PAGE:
The global energy system faces urgent challenges. Concerns about energy security are growing, as highlighted by the recent political turmoil in Northern Africa and the nuclear incident in Fukushima. At the same time, the need to respond to climate change is more critical than ever. Against this background, many governments have increased efforts to promote deployment of renewable energy – low-carbon sources that can strengthen energy security. This has stimulated unprecedented rise in deployment, and renewables are now the fastest growing sector of the energy mix.
This “coming of age” of renewable energy also brings challenges. Growth is focused on a few of the available technologies, and rapid deployment is confined to a relatively small number of countries. In more advanced markets, managing support costs and system integration of large shares of renewable energy in a time of economic weakness and budget austerity has sparked vigorous political debate.
The IEA’s new report, Deploying Renewables 2011: Best and Future Policy Practice:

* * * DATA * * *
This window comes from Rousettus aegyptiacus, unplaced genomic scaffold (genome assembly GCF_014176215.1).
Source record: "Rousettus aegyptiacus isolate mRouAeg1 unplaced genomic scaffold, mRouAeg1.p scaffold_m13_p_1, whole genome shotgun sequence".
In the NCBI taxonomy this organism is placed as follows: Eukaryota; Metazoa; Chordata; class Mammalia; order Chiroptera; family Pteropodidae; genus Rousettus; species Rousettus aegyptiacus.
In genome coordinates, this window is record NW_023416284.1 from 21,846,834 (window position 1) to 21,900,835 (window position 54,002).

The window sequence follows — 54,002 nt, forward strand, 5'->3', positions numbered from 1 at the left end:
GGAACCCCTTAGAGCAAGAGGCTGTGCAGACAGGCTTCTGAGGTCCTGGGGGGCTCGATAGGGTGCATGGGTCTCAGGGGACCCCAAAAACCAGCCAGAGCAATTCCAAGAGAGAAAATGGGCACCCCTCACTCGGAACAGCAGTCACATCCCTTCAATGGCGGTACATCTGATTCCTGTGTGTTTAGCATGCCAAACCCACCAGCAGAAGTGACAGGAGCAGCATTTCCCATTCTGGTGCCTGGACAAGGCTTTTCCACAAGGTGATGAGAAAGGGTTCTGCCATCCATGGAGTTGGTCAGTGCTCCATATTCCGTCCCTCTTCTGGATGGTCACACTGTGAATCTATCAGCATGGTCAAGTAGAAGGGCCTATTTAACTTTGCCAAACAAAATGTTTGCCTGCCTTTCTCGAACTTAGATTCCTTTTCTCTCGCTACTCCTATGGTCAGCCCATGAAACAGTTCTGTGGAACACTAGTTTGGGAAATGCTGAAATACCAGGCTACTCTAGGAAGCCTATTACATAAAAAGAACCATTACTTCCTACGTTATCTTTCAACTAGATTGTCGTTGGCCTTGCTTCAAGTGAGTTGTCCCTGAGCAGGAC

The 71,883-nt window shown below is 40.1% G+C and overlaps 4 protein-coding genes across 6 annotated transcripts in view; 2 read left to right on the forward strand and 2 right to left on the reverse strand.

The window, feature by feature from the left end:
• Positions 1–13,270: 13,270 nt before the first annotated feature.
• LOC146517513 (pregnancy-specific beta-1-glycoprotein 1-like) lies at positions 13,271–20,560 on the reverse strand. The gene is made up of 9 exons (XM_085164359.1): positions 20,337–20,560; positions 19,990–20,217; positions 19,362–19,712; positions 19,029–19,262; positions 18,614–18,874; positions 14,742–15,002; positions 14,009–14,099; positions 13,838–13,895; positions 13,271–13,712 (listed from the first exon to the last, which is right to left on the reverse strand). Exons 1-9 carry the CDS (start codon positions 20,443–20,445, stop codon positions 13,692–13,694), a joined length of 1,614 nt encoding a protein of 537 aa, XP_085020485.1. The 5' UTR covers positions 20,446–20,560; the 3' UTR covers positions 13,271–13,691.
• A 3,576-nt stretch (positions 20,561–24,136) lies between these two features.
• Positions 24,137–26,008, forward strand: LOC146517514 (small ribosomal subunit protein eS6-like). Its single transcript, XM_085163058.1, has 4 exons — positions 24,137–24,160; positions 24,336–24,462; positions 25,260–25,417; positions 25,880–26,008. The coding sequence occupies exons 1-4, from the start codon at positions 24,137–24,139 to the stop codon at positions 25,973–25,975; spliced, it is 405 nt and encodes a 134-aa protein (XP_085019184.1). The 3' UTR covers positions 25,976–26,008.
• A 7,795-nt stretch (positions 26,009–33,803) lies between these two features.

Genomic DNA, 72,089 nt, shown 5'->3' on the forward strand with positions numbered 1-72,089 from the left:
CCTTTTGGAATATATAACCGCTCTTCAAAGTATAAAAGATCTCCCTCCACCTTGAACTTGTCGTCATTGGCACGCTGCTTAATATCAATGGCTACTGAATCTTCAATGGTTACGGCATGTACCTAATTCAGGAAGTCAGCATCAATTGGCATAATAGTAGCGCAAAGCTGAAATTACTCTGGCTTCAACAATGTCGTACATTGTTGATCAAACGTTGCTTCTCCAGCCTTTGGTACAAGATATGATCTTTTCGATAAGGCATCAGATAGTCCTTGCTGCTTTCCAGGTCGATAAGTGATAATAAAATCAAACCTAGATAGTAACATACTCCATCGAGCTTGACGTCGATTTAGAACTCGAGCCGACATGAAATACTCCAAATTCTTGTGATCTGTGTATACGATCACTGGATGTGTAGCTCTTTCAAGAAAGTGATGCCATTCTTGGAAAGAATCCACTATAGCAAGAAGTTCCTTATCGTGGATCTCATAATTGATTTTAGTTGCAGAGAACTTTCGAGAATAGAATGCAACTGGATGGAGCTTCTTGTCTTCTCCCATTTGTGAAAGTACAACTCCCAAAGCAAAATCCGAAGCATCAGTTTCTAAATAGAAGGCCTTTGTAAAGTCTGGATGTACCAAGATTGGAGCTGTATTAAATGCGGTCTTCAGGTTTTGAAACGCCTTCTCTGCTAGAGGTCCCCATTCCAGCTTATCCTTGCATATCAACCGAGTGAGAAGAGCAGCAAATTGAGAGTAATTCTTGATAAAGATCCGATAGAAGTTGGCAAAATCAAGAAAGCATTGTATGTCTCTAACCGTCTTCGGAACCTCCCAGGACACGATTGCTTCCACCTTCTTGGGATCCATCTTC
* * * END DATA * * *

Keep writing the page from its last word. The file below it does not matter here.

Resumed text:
- Provides a comprehensive review and analysis of renewable energy policy and market trends;
- Analyses in detail the dynamics of deployment and provides best-practice policy principles for different stages of market maturity;
- Assesses the impact and cost-effectiveness of support policies using new methodological tools and indicators;
- Investigates the strategic reasons underpinning the pursuit of RE deployment by different countries and the prospects for globalisation of RE.
This new book builds on and extends a 2008 IEA publication, drawing on recent policy and deployment experience world-wide. It provides guidance for policy makers and other stakeholders to avoid past mistakes, overcome new challenges and reap the benefits of deploying renewables – today and tomorrow.